I Felt a Funeral, in My Brain Analysis

Topics: Mind, Thought, Death Pages: 8 (3079 words) Published: December 14, 2012
Morgan Russell
English 200
6 November 2012
Essay Two – I felt a Funeral, in my Brain
1. Part One
Solitary: Deprived of the company of others; the state of being alone; a reference to solitary confinement (solitary).
The use of the word solitary in line 16 illustrates how although people have been described as taking part in the funeral, they do not relate or understand her. Although there are others around her, there is no communication between them. She is described as wrecked in the same line that “solitary” is used, showing the reader that her state of isolation is due to her being damaged – her state of being insane. Although the use of other words, such as the use of the non-inclusive words they and them, give hint to her isolation, “solitary” is the only concrete illustration of isolation. The idea of solitariness is central to the poem because it is an important aspect of the transition to insanity and of insanity itself. This is because in this transition, no one can relate or understand what one is going through. In the poem, others cannot communicate or relate to her feelings of despair towards her transition to insanity. Solitary can also be taken to be a reference to solitary confinement, which is commonly used in asylums. She is now insane and unable to communicate effectively, as can be seen in lines 13-15, so she has now been put in solitary confinement. In reality, solitary confinement often makes patients of asylums go more insane, which Dickinson does as well in the poem. Reason: The power of the mind to think and form valid judgments by a process of logic; the guiding principle of the mind in the process of thinking (reason).

The use of the word “reason,” as opposed to another word, is important because reason is distinct from words such as mind, sense, soul, etc. in that it is based partially on the idea of judgment and not just thought or intellect. This line is not saying the speaker is no longer able to think or feel, it is saying the speaker cannot judge and differentiate her thoughts and feelings. The ability to reason is an important component of the idea of sanity. Insanity is not the inability to think or feel, it the inability to differentiate between what is real and what is not. By using the word “reason,” Dickinson has made this important distinction. Funeral: The ceremonial observation of a death or ending (funeral).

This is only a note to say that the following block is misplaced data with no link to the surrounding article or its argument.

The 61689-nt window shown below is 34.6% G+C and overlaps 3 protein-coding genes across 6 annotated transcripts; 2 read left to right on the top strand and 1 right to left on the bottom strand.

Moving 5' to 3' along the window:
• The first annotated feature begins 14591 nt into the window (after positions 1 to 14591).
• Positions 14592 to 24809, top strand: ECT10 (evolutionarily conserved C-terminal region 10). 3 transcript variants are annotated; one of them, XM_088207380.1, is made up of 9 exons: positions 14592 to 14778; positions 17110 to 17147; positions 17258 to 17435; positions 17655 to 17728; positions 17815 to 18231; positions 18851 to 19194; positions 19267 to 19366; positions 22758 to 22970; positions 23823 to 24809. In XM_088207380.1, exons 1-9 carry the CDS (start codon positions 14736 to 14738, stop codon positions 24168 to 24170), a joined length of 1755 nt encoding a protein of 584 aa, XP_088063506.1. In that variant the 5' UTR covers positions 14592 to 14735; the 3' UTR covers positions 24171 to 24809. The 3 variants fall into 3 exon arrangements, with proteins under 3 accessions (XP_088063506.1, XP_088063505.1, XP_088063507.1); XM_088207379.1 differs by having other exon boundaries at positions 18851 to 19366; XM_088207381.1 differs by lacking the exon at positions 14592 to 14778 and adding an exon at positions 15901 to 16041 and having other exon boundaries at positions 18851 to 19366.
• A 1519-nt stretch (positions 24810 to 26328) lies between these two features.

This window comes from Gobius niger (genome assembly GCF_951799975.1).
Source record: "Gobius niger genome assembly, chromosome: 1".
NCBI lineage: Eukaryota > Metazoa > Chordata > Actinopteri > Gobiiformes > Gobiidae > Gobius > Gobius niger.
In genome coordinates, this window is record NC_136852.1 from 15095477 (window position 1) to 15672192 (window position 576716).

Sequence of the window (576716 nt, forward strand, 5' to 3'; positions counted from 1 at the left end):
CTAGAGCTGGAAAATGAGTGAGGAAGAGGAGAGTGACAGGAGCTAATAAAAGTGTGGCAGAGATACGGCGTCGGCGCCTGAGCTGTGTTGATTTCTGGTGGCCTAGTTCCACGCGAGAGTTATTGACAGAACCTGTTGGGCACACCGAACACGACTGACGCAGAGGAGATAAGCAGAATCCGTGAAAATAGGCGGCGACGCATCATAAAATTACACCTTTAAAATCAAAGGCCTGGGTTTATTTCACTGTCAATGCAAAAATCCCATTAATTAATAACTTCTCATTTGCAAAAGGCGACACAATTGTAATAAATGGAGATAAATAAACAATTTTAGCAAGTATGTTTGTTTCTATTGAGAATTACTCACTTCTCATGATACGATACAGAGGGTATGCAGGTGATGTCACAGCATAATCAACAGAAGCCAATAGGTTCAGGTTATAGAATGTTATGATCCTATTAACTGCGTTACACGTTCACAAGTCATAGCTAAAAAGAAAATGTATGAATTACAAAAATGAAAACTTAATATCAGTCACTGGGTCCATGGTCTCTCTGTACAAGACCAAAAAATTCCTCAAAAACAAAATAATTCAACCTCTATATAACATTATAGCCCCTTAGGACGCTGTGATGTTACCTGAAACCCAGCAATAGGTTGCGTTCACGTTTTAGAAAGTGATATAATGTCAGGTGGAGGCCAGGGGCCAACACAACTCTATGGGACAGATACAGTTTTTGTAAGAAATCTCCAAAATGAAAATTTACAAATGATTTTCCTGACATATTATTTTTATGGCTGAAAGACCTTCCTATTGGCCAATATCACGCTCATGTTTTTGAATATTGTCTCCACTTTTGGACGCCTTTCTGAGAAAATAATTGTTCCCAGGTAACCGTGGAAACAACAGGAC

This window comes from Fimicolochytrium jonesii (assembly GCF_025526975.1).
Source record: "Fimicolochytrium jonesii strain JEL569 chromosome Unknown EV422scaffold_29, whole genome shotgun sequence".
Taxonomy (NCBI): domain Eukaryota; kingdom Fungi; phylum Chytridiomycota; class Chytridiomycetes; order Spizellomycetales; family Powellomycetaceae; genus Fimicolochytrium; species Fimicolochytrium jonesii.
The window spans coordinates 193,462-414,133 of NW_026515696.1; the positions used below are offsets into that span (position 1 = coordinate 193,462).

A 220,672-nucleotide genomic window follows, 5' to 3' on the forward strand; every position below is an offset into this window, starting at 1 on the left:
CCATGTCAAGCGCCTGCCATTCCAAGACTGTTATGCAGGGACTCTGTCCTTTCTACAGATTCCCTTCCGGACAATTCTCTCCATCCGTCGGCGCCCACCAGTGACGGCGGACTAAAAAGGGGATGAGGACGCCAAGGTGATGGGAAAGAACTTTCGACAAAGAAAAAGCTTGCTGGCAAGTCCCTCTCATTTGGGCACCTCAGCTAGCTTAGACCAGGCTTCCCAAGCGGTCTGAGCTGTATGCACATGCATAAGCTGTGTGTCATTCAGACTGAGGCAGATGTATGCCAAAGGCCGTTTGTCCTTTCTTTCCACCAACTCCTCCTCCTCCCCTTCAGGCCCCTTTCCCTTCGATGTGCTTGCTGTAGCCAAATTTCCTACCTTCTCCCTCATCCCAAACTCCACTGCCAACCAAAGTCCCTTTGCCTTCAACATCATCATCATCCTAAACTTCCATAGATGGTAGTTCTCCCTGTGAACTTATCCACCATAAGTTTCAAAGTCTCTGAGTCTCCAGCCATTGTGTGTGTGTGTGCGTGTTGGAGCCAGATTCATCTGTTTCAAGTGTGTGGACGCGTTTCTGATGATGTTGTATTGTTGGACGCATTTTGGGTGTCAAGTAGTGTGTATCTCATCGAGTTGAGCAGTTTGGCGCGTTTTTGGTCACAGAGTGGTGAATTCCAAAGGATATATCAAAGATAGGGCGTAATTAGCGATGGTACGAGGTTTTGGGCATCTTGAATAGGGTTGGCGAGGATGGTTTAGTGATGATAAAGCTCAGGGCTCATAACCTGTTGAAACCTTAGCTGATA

Funerals are generally looked upon as being sad and as bringing grief. This overall feeling of grief, connected with a funeral, is reflected throughout the poem, as it is a mourning of the death of one’s sanity. It is very common, in many cultures, to ring bells or beat drums at the end of a funeral, to signify the end of a passage. Later in the poem, both in lines six and thirteen, the tolling of bells and the beating of drums is a focus as well and can be connected to the end of the passage from sanity to insanity. The poem is about the transition from being sane to being insane. This transition is reflected well in the word “funeral,” as opposed to another word, because in many cultures, funerals often signify more than just an end but also a beginning as well – a passage between two worlds. Funerals are common occurrences, so by using this word, Dickinson transforms an event that is hard to relate to, into an easily relatable issue. Brain: Organ contained in skull that acts as the primary sender and receiver of nerve transmission and is considered the center of mental activity; Intellectual power, sense, thought, imagination, intellect (brain).

The term “brain;” as compared to the terms “mind,” “soul,” and “sense;” is much more scientific and clear-cut in its meaning. We think of the brain as an organ, one that is attached to thought and logic. This is not a funeral for her brain but a funeral that takes place within her brain, where thought and logic occur. This is the death of her thoughts and the process they play a role in. The brain is also...
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